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BANKE, Judge.
Action on commissions. Fulton Superior Court. Before Judge Cooper.
Appellant Barton & Ludwig, Inc., a real estate broker, brought suit against appellee Brenda Sue Thompson, one of its former sales agents, to recover monies which it had paid to her as her share of three brokerage commissions which, for reasons appearing below, the company was unable to collect from the escrow agent after the transactions were closed. The trial court directed a verdict in Ms. Thompson's favor, and this appeal followed.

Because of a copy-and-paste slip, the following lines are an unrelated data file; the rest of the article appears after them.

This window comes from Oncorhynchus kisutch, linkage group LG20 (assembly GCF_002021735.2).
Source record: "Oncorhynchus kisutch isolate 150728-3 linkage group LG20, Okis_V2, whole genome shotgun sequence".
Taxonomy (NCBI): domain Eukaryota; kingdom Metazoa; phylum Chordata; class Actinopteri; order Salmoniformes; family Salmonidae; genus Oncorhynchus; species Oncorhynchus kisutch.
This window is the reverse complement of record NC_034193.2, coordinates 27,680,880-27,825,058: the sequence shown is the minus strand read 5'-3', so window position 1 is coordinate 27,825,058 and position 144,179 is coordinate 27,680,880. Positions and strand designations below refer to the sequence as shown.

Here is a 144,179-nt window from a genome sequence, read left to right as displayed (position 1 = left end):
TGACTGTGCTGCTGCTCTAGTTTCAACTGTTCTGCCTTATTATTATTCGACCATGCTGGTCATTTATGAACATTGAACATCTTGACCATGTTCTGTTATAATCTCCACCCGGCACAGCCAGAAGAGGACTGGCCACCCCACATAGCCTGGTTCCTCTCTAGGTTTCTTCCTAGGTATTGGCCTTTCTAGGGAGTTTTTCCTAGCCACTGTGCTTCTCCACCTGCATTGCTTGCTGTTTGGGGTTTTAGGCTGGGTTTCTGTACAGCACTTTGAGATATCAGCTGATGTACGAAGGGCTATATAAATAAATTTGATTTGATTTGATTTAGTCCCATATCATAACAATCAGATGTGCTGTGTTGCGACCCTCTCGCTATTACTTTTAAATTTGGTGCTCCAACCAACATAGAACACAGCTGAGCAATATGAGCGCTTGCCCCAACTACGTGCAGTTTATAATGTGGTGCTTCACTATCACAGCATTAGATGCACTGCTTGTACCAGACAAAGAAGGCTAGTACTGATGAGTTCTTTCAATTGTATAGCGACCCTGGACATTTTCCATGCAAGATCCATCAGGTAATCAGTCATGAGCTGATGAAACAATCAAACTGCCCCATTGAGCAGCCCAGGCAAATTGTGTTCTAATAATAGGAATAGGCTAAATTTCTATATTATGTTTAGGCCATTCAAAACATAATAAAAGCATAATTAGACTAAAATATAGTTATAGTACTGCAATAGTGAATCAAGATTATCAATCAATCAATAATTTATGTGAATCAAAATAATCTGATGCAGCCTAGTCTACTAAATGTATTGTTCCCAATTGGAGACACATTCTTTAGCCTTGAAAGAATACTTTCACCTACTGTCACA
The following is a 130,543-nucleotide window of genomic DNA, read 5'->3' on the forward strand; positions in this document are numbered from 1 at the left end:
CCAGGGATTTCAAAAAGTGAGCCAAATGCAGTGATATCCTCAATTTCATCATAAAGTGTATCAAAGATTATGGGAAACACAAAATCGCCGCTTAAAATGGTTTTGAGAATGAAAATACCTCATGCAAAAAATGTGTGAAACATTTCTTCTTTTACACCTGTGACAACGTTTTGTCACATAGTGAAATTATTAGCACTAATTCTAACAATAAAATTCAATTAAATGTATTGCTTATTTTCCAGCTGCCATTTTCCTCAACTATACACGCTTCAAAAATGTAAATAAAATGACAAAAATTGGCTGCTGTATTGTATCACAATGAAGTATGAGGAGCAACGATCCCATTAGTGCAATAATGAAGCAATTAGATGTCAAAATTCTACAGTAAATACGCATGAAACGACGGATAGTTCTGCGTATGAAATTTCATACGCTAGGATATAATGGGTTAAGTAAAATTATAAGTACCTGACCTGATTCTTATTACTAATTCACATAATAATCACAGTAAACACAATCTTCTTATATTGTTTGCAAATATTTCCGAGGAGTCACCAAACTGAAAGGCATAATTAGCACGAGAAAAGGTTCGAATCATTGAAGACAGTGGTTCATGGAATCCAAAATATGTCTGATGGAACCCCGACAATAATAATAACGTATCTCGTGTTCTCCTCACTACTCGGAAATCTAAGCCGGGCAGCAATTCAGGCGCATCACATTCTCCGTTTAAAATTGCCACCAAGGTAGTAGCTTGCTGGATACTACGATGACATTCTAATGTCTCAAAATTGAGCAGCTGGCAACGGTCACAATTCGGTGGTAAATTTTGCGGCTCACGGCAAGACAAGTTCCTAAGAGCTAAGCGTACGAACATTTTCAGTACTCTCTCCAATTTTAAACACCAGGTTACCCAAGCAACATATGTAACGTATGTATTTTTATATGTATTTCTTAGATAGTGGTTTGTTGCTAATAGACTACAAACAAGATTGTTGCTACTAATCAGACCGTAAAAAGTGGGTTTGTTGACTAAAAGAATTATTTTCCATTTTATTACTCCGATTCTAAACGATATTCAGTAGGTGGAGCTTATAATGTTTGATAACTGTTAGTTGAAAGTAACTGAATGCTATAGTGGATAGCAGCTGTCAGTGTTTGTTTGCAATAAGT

Being a mere sales agent rather than a licensed broker, Ms. Thompson was not entitled to collect commissions directly from the parties to the real estate transactions in which she was involved but was required to be compensated by the broker by whom she was employed. All three of the transactions which gave rise to the commissions at issue were closed by the law firm of Blanton & Fudge, P. A., on January 3, 1980, at which time the firm issued to Barton & Ludwig three commission checks drawn on its escrow account in the total amount of $20,880. On January 11, 1980, before any of these checks had cleared, Barton & Ludwig gave Ms. Thompson three checks totalling $10,660, drawn on its own bank account in payment of her share of the sales commissions. Ms. Thompson promptly negotiated these checks for cash at Barton & Ludwig's bank and then deposited approximately 90 percent of the money in her personal account at a different bank. Ms. Thompson testified that the reason she opted to cash the checks instead of simply depositing them directly to her account was that certain "dissension" had arisen in her office between the resident broker and the Barton & Ludwig management. This dissension also prompted her to sever her relationship with Barton & Ludwig at about the same time that she cashed the three checks.